Our results showed that almost all poisoning cases among young children occurred through ingestion. While less than 50% of case narratives contained information on nicotine dose, concentration, and volume of ingested e-liquids, we found that the highest reported amount of nicotine dose ingested was 100 mg. Case reports have shown that a lethal dose of nicotine in adults is 60 mg or less (30–60 mg) and 1 mg/kg in children (Gupta et al. 2014; Mayer 2014; Seo et al. 2016). However, scientific evidence for the human lethal dose estimates is difficult to obtain because this information can only be estimated postmortem. Information on e-liquid volume and nicotine concentration provides insights into levels of exposure associated with toxicity in children under age five, which can inform future efforts to prevent unintended exposure to nicotine in e-liquids among children. Moreover, while the majority of cases reporting symptoms experienced nausea and vomiting, we found one severe case with oral cyanosis (bluish discoloration) and unresponsiveness.
Our study has some limitations. First, as these estimates were based on cases treated in EDs, they were likely to exclude less severe cases that did not present to EDs; conversely, fatal cases that bypassed the EDs would also be excluded. Second, since NEISS data does not include product codes specific to ENDS or provide information on poisoning severity, we had to use general keywords to capture these events, which might underestimate the burden. Third, NEISS data do not provide laboratory confirmation, such as cotinine levels, of these cases, which might lead to misclassification. Nevertheless, we were able to provide nicotine volume and concentration for cases that reported this information. Although information of nicotine dose and e-liquid volume was self-reported, those who reported this information were likely to obtain such information from reading the e-liquid bottles. On the other hand, nicotine dose and concentration information might not be accurate since research has shown that nicotine concentration can be either lower or higher than what is stated on the label (Gupta et al. 2014; Mayer 2014). Fourth, ENDS poisoning cases also occur in children over age five, but were not captured in NEISS (US Consumer Product Safety Commission, 2018a, b). Lastly, estimates might not be reliable or stable for years with estimates based on less than 20 records and national estimates of less than 1200 (US Consumer Product Safety Commission, 2017a, b). Despite these limitations, this study extends previous findings by providing national estimates of the number of ED visits for poisoning events related to e-liquids in ENDS in young children in the US.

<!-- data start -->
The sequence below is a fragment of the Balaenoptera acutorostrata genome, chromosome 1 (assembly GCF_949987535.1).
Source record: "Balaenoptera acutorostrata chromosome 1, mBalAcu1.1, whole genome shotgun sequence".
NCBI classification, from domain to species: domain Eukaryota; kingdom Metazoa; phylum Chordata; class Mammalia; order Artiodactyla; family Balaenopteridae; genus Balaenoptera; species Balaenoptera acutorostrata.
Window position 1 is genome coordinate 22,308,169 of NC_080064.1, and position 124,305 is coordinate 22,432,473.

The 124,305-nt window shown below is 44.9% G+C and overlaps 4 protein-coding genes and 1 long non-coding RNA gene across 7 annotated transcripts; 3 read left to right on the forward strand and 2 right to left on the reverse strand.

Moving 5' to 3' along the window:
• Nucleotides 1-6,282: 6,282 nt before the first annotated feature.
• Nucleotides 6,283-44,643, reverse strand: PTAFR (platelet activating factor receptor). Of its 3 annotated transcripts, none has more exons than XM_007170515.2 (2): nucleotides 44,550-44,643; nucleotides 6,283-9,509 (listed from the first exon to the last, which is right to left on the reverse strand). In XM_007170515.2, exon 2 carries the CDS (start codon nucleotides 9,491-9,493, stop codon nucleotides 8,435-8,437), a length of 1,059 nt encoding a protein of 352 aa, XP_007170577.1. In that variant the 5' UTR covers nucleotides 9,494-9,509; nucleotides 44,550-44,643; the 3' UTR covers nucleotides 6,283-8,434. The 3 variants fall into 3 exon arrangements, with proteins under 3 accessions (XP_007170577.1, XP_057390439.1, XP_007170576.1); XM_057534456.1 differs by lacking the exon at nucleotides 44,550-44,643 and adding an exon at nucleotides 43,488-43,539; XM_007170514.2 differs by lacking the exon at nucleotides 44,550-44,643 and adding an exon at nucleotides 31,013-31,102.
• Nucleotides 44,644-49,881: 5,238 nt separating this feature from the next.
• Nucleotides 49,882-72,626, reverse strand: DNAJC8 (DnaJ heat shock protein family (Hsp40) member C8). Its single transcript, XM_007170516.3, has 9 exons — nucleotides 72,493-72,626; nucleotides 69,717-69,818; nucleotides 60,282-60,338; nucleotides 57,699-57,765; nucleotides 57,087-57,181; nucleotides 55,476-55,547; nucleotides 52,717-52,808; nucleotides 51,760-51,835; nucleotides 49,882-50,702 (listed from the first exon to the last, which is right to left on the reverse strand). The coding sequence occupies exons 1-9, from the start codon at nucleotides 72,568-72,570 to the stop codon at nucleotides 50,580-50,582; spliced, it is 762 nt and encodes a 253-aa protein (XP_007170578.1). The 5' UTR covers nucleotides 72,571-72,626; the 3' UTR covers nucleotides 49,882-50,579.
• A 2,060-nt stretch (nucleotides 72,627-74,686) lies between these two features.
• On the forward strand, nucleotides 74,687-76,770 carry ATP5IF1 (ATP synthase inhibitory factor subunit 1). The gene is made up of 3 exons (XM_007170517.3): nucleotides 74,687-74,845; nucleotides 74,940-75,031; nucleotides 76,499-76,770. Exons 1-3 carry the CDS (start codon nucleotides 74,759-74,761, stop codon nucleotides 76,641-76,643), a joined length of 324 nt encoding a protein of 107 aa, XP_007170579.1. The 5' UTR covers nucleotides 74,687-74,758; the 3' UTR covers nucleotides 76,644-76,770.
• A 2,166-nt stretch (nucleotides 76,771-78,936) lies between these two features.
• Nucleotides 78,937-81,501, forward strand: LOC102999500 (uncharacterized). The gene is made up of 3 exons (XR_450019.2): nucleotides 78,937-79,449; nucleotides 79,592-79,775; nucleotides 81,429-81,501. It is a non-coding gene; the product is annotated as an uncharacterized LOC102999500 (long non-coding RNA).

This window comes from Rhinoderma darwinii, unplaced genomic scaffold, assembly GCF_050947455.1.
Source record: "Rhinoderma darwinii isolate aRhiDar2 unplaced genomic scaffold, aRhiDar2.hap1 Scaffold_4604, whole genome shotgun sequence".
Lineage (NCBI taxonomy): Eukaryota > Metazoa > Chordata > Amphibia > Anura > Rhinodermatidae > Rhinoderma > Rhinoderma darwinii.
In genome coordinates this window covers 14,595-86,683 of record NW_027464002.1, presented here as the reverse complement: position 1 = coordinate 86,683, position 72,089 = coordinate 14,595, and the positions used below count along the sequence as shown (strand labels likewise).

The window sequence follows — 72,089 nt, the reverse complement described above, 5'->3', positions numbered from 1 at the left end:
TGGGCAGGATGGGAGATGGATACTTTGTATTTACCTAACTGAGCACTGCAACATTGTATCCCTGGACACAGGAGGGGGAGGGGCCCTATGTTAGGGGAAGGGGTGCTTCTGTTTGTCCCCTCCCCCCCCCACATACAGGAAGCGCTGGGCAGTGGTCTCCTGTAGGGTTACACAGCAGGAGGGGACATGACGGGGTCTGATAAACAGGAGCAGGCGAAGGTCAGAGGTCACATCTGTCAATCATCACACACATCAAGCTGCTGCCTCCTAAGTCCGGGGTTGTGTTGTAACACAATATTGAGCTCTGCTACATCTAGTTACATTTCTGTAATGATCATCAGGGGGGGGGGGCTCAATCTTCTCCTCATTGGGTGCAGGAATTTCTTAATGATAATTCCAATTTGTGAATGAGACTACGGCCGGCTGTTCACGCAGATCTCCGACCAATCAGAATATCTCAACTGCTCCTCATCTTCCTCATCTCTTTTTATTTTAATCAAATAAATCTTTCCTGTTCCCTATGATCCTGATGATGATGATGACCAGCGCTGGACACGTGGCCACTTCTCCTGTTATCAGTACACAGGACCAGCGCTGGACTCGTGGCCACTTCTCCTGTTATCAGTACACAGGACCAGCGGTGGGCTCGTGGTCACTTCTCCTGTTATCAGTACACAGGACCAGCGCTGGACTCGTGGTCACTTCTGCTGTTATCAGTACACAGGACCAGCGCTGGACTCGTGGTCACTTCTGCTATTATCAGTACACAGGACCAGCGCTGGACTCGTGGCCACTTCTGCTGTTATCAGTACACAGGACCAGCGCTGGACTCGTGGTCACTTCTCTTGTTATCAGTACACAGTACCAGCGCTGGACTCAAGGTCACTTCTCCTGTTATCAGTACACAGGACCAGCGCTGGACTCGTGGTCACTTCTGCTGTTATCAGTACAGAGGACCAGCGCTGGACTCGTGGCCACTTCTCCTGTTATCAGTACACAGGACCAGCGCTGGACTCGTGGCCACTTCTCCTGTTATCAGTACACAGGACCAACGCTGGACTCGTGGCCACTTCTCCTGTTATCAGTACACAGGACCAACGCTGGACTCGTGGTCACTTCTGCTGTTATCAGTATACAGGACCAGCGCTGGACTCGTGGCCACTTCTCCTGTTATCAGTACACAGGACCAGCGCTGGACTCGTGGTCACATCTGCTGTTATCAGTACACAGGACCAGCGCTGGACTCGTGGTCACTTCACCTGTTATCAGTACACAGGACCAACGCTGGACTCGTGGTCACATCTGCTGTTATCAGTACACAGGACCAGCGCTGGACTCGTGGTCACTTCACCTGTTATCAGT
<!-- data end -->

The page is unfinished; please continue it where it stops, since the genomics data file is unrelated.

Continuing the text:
In conclusion, our study demonstrated that thousands of young children experienced ENDS-related nicotine poisoning and were treated in hospital EDs. Some of these children developed serious clinical symptoms that could be life-threatening. While federal legislation now requires special packaging for liquid nicotine containers such as child-resistant packaging, to prevent child exposure to liquid nicotine, additional efforts, such as public education, could complement the existing child-resistant packaging law to further lower the burden of unintended nicotine exposure to ENDS e-liquids in children.
Child Nicotine Poisoning Prevention Act
Electronic Nicotine Delivery System
National Electronic Injury Surveillance System
National Poisoning Data System
Poison Control Center
- US CPSC:
US Consumer Product Safety Commission
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The authors thank Ms. Jean Mah, Ms. Cheyenne Ullrey and Mr. Tom Schroeder, US Consumer Product Safety Commission, for their assistance in reviewing NEISS case narratives.
Funding for this study was provided by the Center for Tobacco Products, US Food and Drug Administration.
Availability of data and materials
We analyzed the 2013 to 2017 NEISS public use data file available from CPSC’s website under “Archived Full NEISS data by year” https://www.cpsc.gov/Research%2D%2DStatistics (last accessed 31 May 2018).
This publication represents the views of the authors and does not represent the Center for Tobacco Products, US Food and Drug Administration position or policy.
Ethics approval and consent to participate
Because only anonymized, publicly-available data were used, the study was considered exempt from human subjects committee review.
Consent for publication
The authors declare that they have no competing interests.